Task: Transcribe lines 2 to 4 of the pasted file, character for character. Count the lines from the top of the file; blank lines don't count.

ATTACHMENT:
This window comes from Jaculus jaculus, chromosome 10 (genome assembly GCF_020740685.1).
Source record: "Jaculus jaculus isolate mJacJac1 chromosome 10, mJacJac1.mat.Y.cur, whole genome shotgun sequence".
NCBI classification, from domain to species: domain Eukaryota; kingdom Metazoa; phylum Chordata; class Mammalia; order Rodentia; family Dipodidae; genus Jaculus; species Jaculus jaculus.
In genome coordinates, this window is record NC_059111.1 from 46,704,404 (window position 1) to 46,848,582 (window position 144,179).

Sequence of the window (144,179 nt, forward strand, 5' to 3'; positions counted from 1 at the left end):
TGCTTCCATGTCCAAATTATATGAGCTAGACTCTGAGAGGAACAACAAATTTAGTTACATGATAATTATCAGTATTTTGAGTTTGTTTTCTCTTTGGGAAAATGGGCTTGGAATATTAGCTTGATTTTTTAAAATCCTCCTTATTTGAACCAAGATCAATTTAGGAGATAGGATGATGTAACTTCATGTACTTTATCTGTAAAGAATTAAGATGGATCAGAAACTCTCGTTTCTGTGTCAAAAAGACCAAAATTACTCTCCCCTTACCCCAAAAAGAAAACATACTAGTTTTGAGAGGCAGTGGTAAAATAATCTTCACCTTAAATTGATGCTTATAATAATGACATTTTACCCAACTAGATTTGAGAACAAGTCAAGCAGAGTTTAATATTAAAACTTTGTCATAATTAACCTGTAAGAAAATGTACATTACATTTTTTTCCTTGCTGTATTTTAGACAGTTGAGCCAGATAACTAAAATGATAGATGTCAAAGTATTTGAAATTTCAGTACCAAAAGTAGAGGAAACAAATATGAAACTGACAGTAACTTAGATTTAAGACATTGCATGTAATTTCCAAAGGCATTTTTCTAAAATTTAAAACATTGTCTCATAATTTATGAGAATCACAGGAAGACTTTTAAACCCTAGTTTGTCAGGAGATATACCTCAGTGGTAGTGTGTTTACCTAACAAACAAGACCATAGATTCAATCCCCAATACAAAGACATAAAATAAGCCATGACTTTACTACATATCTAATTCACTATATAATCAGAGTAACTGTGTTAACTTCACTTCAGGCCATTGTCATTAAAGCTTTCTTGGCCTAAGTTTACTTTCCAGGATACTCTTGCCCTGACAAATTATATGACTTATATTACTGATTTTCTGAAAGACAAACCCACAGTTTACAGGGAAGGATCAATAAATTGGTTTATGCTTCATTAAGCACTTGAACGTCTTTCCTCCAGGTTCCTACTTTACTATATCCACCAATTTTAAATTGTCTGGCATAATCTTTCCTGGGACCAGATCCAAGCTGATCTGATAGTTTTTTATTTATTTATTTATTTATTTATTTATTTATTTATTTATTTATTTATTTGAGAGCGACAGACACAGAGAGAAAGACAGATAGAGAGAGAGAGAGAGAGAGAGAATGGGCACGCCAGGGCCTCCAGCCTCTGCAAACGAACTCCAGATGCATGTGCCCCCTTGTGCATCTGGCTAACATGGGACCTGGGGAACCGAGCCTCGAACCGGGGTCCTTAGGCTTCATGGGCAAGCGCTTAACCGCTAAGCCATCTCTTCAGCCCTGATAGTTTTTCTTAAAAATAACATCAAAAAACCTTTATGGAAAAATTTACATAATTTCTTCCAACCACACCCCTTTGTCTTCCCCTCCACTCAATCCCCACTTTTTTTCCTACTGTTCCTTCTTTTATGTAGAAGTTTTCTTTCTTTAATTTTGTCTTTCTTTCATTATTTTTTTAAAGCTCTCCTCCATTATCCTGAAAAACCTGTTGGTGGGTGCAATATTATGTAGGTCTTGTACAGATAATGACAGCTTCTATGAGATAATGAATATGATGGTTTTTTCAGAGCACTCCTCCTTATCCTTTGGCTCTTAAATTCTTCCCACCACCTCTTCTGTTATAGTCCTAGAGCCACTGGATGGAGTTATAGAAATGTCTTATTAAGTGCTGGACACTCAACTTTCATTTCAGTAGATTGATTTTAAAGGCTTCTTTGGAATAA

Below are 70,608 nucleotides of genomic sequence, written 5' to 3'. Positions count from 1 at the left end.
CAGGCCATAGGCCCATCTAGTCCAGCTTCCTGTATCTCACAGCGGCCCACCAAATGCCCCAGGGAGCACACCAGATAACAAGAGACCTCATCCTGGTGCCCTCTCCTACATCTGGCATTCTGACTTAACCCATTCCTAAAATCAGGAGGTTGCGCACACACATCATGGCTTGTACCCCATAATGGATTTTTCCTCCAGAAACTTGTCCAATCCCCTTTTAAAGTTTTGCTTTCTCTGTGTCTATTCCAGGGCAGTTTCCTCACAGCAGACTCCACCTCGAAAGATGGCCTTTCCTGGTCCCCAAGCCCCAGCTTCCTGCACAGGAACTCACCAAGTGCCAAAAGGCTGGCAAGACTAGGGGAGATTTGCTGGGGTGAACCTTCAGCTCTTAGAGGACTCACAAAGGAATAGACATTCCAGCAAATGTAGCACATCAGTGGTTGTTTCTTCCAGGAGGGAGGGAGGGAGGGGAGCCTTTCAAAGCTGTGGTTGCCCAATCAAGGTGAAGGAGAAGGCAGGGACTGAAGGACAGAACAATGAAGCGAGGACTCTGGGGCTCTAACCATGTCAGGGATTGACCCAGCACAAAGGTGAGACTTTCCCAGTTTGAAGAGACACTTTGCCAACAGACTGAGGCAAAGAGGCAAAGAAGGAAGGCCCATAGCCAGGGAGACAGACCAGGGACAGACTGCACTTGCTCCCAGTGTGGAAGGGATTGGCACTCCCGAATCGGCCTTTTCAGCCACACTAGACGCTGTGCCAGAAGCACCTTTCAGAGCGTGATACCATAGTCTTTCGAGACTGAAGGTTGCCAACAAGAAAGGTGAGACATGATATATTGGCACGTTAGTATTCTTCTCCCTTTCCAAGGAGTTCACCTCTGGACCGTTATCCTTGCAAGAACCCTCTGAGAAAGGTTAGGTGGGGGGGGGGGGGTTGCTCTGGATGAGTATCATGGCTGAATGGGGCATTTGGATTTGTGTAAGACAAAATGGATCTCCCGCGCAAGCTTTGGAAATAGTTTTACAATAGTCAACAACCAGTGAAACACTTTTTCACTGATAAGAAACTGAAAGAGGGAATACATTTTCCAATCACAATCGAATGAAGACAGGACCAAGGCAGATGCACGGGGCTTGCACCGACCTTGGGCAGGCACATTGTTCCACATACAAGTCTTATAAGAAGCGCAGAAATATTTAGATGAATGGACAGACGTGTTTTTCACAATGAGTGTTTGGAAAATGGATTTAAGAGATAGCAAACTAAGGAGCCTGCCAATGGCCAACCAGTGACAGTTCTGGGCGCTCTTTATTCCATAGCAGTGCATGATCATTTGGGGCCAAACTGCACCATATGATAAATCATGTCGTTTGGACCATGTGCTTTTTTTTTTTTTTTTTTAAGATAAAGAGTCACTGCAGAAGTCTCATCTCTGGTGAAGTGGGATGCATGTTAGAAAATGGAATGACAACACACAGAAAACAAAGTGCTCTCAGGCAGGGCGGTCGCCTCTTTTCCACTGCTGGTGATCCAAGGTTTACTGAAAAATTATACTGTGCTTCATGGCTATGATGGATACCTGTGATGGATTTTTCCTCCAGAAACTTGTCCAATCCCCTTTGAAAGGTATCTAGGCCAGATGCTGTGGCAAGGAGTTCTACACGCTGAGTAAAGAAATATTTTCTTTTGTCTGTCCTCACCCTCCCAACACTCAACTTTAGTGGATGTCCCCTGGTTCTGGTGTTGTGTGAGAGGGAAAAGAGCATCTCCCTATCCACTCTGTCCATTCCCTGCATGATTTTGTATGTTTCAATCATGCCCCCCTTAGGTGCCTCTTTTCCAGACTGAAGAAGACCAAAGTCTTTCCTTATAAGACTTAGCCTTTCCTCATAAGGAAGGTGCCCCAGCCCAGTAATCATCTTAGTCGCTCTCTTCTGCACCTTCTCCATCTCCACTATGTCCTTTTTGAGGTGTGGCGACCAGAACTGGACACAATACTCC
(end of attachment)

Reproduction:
Source record: "Jaculus jaculus isolate mJacJac1 chromosome 10, mJacJac1.mat.Y.cur, whole genome shotgun sequence".
NCBI classification, from domain to species: domain Eukaryota; kingdom Metazoa; phylum Chordata; class Mammalia; order Rodentia; family Dipodidae; genus Jaculus; species Jaculus jaculus.
In genome coordinates, this window is record NC_059111.1 from 46,704,404 (window position 1) to 46,848,582 (window position 144,179).